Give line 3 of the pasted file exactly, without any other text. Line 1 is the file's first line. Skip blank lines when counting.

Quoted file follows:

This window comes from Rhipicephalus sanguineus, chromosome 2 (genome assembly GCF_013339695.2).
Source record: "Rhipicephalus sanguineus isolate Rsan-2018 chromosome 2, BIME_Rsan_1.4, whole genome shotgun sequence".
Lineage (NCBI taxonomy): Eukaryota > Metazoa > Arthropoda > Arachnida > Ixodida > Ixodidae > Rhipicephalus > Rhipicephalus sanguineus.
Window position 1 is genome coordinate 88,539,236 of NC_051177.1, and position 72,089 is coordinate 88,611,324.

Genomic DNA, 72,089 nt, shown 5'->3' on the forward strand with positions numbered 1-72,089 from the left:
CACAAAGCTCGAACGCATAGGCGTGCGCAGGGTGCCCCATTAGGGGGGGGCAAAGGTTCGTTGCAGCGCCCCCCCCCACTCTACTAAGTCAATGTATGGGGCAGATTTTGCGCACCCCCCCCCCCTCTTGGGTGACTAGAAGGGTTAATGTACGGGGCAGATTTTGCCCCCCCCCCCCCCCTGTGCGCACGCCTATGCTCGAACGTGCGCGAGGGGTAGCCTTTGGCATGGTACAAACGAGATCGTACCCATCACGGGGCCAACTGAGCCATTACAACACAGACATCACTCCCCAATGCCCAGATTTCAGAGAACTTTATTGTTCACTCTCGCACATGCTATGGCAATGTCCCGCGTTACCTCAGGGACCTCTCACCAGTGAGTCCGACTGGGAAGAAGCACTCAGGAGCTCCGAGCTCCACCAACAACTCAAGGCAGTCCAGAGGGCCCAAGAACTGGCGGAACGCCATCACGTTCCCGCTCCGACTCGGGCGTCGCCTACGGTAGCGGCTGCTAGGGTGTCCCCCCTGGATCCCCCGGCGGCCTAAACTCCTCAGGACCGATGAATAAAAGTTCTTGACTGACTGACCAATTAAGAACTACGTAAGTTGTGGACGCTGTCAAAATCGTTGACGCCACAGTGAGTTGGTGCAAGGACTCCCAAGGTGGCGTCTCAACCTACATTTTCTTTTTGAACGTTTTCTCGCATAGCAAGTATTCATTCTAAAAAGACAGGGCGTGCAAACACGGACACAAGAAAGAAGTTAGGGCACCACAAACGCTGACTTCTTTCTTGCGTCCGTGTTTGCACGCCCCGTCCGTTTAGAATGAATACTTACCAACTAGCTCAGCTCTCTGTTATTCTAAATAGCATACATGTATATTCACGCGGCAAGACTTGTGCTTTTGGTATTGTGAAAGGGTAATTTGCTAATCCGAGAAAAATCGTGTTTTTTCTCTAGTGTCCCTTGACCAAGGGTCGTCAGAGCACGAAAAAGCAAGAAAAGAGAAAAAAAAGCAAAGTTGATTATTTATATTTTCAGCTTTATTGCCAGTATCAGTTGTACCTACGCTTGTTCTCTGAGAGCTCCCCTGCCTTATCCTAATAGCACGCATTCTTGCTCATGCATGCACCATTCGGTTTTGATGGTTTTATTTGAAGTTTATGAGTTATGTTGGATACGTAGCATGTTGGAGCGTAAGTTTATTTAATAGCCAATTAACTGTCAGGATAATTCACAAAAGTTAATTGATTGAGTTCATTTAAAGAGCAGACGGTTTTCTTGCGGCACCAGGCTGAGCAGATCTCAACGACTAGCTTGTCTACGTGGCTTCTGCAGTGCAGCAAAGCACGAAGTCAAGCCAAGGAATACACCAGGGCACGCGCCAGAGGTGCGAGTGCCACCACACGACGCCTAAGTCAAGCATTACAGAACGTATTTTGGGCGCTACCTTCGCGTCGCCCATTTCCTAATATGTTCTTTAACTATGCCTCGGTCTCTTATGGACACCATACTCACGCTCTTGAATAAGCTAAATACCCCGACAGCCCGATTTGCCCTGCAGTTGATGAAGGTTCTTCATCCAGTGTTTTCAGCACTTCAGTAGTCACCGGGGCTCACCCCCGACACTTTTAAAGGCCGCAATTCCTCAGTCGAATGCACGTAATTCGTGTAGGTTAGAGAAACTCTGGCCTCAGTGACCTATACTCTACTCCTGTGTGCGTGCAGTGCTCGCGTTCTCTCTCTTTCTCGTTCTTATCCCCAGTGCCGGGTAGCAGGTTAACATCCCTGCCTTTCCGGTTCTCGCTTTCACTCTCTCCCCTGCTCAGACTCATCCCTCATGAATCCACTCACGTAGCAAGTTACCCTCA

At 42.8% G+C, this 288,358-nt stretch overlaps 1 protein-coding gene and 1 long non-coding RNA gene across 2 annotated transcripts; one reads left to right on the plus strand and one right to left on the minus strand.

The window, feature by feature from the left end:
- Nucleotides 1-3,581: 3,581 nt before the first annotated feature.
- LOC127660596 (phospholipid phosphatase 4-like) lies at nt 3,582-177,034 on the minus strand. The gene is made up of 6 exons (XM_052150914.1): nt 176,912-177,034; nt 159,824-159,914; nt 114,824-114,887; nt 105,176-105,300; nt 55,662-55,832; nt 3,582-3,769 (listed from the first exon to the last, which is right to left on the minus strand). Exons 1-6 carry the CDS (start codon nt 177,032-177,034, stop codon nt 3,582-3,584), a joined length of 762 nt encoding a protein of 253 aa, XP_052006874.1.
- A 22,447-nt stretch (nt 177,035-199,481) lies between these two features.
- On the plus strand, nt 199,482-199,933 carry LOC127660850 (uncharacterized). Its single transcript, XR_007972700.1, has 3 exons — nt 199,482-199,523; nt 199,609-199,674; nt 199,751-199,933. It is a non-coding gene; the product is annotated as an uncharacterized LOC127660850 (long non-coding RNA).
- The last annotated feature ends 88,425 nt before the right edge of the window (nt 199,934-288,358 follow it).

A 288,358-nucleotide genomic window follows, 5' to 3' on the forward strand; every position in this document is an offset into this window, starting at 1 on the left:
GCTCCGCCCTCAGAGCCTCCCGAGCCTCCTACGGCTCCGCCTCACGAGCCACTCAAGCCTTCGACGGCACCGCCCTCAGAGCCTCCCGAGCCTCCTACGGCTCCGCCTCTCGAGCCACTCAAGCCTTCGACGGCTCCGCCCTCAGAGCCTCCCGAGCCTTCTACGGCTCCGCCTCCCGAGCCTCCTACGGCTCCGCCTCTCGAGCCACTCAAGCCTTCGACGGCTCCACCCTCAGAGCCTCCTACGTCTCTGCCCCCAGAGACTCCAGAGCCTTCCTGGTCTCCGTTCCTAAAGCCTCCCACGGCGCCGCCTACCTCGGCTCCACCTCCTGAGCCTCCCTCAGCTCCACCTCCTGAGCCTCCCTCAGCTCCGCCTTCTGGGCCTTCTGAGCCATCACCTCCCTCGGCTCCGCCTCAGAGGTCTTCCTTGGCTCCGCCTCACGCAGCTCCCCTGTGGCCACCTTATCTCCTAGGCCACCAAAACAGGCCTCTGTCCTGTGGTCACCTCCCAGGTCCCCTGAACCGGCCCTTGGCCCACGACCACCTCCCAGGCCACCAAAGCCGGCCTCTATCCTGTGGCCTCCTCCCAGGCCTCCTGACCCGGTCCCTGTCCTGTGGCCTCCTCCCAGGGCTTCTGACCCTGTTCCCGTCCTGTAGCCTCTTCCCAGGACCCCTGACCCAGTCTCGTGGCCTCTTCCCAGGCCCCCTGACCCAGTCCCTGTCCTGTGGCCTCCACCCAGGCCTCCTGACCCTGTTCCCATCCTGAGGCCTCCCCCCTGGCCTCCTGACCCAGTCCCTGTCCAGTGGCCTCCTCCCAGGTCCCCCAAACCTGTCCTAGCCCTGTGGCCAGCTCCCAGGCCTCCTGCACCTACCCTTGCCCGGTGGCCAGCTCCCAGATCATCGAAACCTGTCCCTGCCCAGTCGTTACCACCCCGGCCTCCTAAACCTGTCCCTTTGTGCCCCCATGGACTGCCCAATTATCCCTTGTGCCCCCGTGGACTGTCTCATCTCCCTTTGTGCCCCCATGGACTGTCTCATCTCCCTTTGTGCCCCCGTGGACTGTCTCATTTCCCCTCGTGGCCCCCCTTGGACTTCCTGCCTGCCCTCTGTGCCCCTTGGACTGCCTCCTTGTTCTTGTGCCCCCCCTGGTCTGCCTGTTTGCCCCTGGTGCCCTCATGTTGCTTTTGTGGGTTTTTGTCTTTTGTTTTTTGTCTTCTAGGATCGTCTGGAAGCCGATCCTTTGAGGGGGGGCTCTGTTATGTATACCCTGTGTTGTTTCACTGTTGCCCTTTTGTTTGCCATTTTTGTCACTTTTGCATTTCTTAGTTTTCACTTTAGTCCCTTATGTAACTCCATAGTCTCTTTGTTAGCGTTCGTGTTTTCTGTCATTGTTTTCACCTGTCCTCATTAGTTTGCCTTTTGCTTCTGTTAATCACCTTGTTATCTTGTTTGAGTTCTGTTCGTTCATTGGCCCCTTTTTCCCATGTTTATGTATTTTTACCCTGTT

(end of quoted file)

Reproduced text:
Lineage (NCBI taxonomy): Eukaryota > Metazoa > Arthropoda > Arachnida > Ixodida > Ixodidae > Rhipicephalus > Rhipicephalus sanguineus.